Thursday, July 2
Mr. Paulo Medas, Deputy Division Chief of the Fiscal Policy and Surveillance Division at IMF’s Fiscal Affairs Department
Mr. Jason Harris, Deputy Division Chief of the Public Financial Management Division at IMF’s Fiscal Affairs Department
On July 2, the JVI hosted the second webinar of a series focusing on the recent IMF special series on fiscal policies to respond to the COVID-19 challenges. Governments are facing mounting challenges at a time where the sharp global economic contraction and worsening macroeconomic and financial conditions are increasing existing fiscal risks.
How should governments address limited fiscal space in a rule-based fiscal framework, and how can the credibility of the fiscal framework and long-term fiscal discipline be ensured? What is the effect of the COVID-19 pandemic fiscal policy responses on fiscal risks? How can a risk-based approach to fiscal policy be implemented? And what longer-term lessons can be drawn from the current crisis for the way PFM systems operate?
Paulo Medas, Deputy Division Chief of the Fiscal Policy and Surveillance Division at IMF’s Fiscal Affairs Department, and Jason Harris, Deputy Division Chief of the Public Financial Management Division at IMF’s Fiscal Affairs Department, were addressing these challenging questions and giving policy advice based on the recommendations provided in the IMF special notes on
Paulo Medas was elaborating on the design and use of escape clauses allowing temporary deviation from the rules in the face of large fiscal and economic shocks like the current pandemic. Procedures for returning to rule compliance were highlighted as an important element of a well-designed escape clause. This, however, calls for a careful balance between ensuring a timely return to the rule and avoiding economic disruptions. Transparency and a well-crafted communication strategy are crucial to preserve the credibility of the rule-based framework that is temporarily applied in a more flexible way.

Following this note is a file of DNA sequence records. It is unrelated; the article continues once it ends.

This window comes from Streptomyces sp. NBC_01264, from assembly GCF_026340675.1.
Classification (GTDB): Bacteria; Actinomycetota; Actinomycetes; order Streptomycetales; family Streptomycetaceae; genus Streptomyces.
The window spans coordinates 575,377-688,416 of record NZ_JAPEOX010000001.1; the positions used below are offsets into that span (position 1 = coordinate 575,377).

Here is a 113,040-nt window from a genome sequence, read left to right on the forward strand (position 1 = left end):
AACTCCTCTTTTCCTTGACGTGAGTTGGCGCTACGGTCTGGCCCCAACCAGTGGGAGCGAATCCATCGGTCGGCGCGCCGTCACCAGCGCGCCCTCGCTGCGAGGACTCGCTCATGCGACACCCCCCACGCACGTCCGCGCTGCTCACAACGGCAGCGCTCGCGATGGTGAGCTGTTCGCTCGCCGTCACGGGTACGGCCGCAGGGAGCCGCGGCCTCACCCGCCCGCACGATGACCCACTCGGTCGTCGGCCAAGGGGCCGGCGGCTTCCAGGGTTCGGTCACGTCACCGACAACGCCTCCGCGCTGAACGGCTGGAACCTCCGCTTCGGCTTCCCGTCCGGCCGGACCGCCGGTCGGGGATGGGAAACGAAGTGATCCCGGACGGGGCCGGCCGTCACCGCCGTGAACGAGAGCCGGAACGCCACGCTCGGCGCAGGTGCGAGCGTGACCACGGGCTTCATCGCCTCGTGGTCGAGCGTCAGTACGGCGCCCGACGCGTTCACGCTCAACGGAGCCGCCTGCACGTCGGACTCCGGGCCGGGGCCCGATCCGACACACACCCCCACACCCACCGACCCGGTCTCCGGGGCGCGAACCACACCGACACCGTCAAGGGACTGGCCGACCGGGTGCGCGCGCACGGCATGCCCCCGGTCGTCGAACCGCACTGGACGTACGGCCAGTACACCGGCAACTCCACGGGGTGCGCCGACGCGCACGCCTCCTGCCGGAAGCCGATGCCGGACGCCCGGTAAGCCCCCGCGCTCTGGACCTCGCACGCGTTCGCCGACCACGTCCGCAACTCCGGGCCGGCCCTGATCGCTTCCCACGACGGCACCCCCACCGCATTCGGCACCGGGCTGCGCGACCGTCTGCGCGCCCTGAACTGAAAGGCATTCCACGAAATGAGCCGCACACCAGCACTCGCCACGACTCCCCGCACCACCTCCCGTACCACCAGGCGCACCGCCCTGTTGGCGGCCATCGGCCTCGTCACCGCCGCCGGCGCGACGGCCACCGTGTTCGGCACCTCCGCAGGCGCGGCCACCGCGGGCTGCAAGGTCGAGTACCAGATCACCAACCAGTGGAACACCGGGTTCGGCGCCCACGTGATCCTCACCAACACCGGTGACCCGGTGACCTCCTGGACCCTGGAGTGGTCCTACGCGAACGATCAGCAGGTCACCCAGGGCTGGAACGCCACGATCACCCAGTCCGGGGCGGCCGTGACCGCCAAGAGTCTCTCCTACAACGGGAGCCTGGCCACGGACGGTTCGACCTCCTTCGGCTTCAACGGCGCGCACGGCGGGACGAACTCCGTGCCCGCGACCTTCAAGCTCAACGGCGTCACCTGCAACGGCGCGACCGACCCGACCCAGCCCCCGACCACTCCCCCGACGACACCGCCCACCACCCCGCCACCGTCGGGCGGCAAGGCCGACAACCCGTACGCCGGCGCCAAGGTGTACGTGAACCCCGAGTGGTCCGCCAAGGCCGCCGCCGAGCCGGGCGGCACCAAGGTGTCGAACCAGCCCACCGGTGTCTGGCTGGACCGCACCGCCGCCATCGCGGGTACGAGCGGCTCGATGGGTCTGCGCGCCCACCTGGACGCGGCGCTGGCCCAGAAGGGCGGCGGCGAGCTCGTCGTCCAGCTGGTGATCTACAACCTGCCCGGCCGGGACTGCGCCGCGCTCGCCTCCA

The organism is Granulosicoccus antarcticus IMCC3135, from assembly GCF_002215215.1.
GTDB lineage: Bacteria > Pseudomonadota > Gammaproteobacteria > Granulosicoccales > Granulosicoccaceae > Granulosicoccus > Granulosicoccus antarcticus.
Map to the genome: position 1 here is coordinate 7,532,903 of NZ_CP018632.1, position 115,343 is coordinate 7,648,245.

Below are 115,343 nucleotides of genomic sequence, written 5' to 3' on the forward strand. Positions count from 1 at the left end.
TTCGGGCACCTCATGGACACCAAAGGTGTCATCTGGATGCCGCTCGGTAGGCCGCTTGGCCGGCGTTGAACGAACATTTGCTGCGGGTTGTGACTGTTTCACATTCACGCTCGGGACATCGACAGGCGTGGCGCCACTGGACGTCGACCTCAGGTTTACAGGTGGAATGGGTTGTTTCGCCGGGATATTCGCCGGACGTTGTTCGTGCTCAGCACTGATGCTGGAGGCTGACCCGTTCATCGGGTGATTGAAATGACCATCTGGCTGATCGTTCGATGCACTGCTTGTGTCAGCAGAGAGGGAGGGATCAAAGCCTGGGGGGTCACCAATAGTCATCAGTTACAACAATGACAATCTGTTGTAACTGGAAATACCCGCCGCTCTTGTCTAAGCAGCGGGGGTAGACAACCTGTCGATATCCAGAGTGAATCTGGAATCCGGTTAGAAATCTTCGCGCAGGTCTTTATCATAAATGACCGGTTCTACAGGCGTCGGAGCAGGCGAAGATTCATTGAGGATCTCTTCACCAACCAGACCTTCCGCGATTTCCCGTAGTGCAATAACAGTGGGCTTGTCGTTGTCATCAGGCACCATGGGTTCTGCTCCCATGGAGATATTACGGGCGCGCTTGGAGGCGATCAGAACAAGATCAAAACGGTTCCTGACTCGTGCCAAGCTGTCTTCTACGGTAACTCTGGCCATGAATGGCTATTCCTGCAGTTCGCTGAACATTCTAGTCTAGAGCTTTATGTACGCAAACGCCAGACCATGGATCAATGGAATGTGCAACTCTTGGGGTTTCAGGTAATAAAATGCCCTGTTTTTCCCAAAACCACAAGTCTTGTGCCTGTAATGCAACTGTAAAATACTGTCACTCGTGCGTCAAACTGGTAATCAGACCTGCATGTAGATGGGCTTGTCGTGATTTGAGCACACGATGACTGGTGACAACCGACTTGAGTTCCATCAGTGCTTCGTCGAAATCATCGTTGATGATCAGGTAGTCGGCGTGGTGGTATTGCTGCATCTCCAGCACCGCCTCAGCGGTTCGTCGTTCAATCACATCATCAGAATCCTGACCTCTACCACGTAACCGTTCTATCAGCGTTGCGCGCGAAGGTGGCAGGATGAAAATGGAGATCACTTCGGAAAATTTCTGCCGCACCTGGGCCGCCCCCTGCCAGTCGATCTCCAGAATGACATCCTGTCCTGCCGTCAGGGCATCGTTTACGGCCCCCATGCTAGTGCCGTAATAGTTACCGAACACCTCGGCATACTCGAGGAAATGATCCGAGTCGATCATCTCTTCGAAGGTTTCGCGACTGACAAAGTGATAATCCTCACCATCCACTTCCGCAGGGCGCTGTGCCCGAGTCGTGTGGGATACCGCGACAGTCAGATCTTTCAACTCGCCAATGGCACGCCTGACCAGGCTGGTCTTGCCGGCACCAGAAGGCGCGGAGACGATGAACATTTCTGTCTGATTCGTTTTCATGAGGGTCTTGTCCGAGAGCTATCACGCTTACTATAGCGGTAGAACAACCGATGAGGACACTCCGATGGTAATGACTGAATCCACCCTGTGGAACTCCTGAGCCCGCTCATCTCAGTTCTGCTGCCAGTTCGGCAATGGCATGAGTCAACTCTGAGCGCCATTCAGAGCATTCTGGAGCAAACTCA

Jason Harris was concentrating on the management of ever-increasing fiscal risks in the face of the largest fiscal shock since WWII. The recommended approach calls for a thorough evaluation of crisis response policies with regard to their rationale, ultimate cost, risk mitigation options and mechanisms to monitor risk exposure. The general IMF 4-step fiscal risk toolkit was also referred to as a useful framework to efficiently address the fiscal risks heightened by the current crisis. Additional emphasis was put on the need to strengthen institutional capacities including high-frequency monitoring, regular updates on policy costs, higher flexibility of spending, and close tracking of debt market developments.
The polls conducted during the webinar pointed towards the inability to accurately forecast economic developments as the biggest challenge for policymakers in the current highly uncertain environment. The recommended approach in these circumstances was to develop scenario-based forecasting to be prepared for various outcomes and ready to respond to them.
The presentations were followed by a dynamic Q&A session where the panelists addressed the questions on fiscal response to the pandemic in resource-rich countries, on the recommended time horizon for returning back to fiscal rules as well as on potential changes to rule-based fiscal frameworks in post-COVID era.
The webinar was opened by Thomas Richardson, JVI Director, and Carolina Renteria, Chief of the Public Financial Management Division at IMF’s Fiscal Affairs Department.
Moderation was provided by Barbara Dutzler and Tatiana Evdokimova (both JVI).
Barbara Dutzler, Senior Economist, JVI